In the wake of President Obama’s recent trip to Hiroshima, Japan, fresh debates have erupted in regard to our use of atomic bombs on Hiroshima and Nagasaki to end World War II. Some conservatives interpreted Obama’s visit as a de facto ‘apology’ to Japan for the use of the bombs, although he was careful to not explicitly issue one. Others have used his trip as an opportunity to criticize the U.S. and then-President Harry Truman for the decision to drop the bombs. Some of those people have even gone as far as to call it a “terrorist attack.” Yikes!
To counter that argument, many others have claimed that the U.S. had no choice because an invasion of Japan would have resulted in an unacceptable number of American casualties. They argue that every Japanese man, woman, and child would have been willing to fight to the death to fend off a U.S. invasion, therefore it would have been a long, bloody slog. They are probably right, but who could blame the Japanese people for fighting tooth and nail with every ounce of their strength to defend their homeland? Wouldn’t we do the same thing if the U.S. were invaded?
However, lost in all of this back-and-forth is the fact that Truman, like many of his defenders today, allowed himself to fall victim to a False Choice in regard to Japan. He felt as if he had to choose between dropping the A-bombs and invading Japan, neither of which was a pleasant option. Therefore, he settled on what he thought was the lesser of two evils, and the majority of Americans still agree with that decision. But why did Truman and company assume that they only had two choices. There was a third choice that was never considered. Contrary to the conventional foolishness at that time, we did not have to force Japan into an Unconditional Surrender.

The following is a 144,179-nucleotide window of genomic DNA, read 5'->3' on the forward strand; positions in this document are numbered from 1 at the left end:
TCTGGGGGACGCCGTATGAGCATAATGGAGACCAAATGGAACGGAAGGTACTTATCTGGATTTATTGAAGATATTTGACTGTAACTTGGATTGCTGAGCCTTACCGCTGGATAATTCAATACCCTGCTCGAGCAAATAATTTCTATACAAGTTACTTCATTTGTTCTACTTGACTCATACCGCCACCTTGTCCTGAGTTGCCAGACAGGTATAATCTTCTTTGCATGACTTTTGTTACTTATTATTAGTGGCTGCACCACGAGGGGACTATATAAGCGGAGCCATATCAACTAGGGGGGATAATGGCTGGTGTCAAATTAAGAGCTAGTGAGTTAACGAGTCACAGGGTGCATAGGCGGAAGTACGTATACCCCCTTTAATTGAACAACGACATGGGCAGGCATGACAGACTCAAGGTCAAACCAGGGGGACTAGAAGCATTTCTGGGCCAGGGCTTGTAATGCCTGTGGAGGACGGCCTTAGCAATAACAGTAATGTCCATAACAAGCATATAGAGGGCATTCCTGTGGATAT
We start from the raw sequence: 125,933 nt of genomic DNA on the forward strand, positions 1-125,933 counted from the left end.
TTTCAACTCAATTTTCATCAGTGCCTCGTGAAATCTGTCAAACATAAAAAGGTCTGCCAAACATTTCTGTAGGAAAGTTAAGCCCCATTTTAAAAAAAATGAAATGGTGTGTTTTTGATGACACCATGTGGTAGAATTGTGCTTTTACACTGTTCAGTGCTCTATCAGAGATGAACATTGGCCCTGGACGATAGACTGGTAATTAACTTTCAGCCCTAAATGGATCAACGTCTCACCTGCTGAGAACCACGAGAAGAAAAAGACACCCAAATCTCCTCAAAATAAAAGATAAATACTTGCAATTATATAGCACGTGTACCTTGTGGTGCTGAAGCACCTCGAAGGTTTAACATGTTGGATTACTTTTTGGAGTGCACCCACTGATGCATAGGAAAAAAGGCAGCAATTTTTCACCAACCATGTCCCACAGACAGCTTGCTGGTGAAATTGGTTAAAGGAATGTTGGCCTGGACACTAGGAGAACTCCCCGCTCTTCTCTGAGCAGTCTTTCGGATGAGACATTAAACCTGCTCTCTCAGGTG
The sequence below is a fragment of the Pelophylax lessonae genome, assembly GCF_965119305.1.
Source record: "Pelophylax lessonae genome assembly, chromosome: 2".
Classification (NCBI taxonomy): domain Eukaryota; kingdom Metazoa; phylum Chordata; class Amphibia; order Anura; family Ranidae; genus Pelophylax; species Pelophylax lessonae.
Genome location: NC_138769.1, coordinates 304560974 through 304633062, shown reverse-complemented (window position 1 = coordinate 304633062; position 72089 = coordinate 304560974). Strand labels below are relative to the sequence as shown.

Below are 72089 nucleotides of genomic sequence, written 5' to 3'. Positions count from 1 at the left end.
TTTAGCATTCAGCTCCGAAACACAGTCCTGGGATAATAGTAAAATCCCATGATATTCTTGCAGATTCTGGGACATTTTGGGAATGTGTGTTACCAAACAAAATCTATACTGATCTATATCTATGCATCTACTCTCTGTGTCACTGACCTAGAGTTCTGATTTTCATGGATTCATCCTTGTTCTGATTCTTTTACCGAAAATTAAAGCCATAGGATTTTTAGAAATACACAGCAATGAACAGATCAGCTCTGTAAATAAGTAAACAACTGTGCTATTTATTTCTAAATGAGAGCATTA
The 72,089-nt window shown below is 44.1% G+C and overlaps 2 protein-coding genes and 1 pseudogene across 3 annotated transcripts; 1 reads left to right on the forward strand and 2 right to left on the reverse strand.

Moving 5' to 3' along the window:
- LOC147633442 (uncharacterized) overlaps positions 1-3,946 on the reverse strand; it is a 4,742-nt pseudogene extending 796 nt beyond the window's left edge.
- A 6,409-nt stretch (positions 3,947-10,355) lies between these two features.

We had already driven them out of China, Okinawa, and the Philippines. They no longer occupied anyone else’s territory. Their military strength had been significantly depleted. We had them hemmed in on every side, just like we had Saddam Hussein’s Iraq hemmed in prior to our ill-advised decision to invade that country. We could have just stood guard over them in the region to make sure they never committed another act of aggression. In addition, we could have used an embargo to further keep them in check. Forcing them into an unconditional surrender was too costly – and completely unnecessary. The war could have ended without it.